Kate may be pregnant, but we are still all fucked.

By | December 5, 2012

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I don't know if you heard, but word on the street is that Kate Middleton is pregnant. That's right, Christmas has come early for the palace peepers and they could just about shit. If you don't keep up on all things "Kate and Wills", you may be wondering what this means for the rest of us. The answer to that question is, absolutely nothing. It literally affects that majority of the world in no way. Yet still, apparently internet searches have spiked 18,305%, proving that the rest of the free world leads extraordinarily boring lives.

Unfortunately, it was a horrible case of hyperemesis gravidarum that thrust Kate's early pregnancy into the limelight. Puke has never seemed so pretty! Personally, I was lucky that I never once threw up while knocked up. So it's true that I can't really empathize with Kate's current condition. But that one time I almost gagged myself with my toothbrush was really bad, and thanks to those genetically modified daycare stomach bugs, I have puked more in the last 12 months than ever before in my whole entire life...so I have sympathy. If the reports are correct, her condition is even worse. Pregnancy can be a bitch like that.

The exciting news is that Kate is so rich and so famous, she will probably be receiving the best care available across the pond. (So you don't have to lose sleep tonight or anything.) Even though living in the spotlight may have huge pitfalls, it's safe to say that Kate's entire pregnancy, birth and parenting experiences will be much better than most of us American's - excessive vomiting and all. And not just because she's so rich that she shits out shillings. Well actually, yes, that is why. But apart from that, if you think about it, just about every Brit mother is at an advantage to us Americans. And if Kate was just some working-class pregger instead of 'the Dutchess', she'd still have a leg up. Because guess what those mamas get that we don't?

Ding, ding, ding! If you guessed mandated family leave, you win One Million Dollars! (Do you accept personal checks? If you could wait until Friday to cash it, that'd be great.)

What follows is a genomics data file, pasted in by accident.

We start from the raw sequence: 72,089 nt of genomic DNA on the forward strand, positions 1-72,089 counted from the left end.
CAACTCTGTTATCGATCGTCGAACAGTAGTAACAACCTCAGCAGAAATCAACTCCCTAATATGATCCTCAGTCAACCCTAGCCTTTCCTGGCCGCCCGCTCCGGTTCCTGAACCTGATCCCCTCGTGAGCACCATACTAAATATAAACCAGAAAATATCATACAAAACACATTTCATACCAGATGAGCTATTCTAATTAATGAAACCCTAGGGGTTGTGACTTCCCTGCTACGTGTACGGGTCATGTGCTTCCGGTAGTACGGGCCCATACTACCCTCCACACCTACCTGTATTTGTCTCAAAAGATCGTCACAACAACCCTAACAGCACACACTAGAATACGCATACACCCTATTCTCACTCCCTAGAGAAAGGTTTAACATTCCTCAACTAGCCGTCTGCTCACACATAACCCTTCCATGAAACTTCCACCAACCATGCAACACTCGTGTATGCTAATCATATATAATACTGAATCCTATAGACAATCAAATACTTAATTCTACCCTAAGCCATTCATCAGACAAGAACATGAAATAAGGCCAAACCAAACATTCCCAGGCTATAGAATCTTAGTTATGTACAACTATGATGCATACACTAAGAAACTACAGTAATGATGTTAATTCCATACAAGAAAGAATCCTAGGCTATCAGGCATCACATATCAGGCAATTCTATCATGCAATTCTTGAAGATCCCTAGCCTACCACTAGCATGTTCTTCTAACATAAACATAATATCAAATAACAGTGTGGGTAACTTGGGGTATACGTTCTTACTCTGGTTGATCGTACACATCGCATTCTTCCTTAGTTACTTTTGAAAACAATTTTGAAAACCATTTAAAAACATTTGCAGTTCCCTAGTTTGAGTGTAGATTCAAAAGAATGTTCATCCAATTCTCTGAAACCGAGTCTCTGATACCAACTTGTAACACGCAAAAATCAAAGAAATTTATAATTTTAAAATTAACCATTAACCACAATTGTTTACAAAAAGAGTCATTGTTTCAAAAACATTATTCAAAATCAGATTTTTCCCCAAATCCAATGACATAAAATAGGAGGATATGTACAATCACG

I've learned a lot since the last time I got all high-horsey about this subject. However, due to 'budget restraints' and the government's general lack of ability to do a goddamn productive thing, not a whole lot has changed. The United States is still one of just 3 countries lacking a mandated family leave policy. Don't fret though - we are kicking ass when it comes to maternal mortality, with an increase of more than 50% in recent years. Oh...wait....

Mapping Paid Maternity LeaveOn top of that last stellar statistic, 8 out of every 1000 of our children under the age of 5 will die, and we rank about as low as possible when it comes to breastfeeding. I don't know about you, but being the 25th best country to raise a child really makes me proud to be an American.

The last time I wrote on this topic, the biggest push-back I got was from people like my old buddy, John, who - like many Americans - argued that he was sick and tired of paying for people to freeload. While I understood the basic logic behind John's muddled, chauvinist and offensive comments (Why should I have to pay for you to procreate when I can just hire a man???), it was obvious to me that a social program such as family leave didn't necessarily have to be the equivalent of what are considered some of the country's biggest failures.

Oh how I wish I had found this Rutger's University study, Pay Matters: The Positive Economic Impacts of Paid Family Leave for Families, Businesses and the Public, to back me up back when John was all up my ass.

The study shows that "... women who take paid leave are 39 percent less likely to receive public assistance and 40 percent less likely to receive food stamps in the year following a child’s birth, when compared to those who do not take any leave. Not only is paid leave associated with fewer dollars in public assistance spending, it reduces the chance that a family receiving public assistance will increase its use of public funding following a child’s birth."